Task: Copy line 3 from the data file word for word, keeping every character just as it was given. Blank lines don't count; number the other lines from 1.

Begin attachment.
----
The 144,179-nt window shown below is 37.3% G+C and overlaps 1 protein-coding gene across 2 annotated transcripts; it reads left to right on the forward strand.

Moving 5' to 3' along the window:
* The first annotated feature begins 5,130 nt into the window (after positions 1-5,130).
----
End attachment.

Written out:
* The first annotated feature begins 5,130 nt into the window (after positions 1-5,130).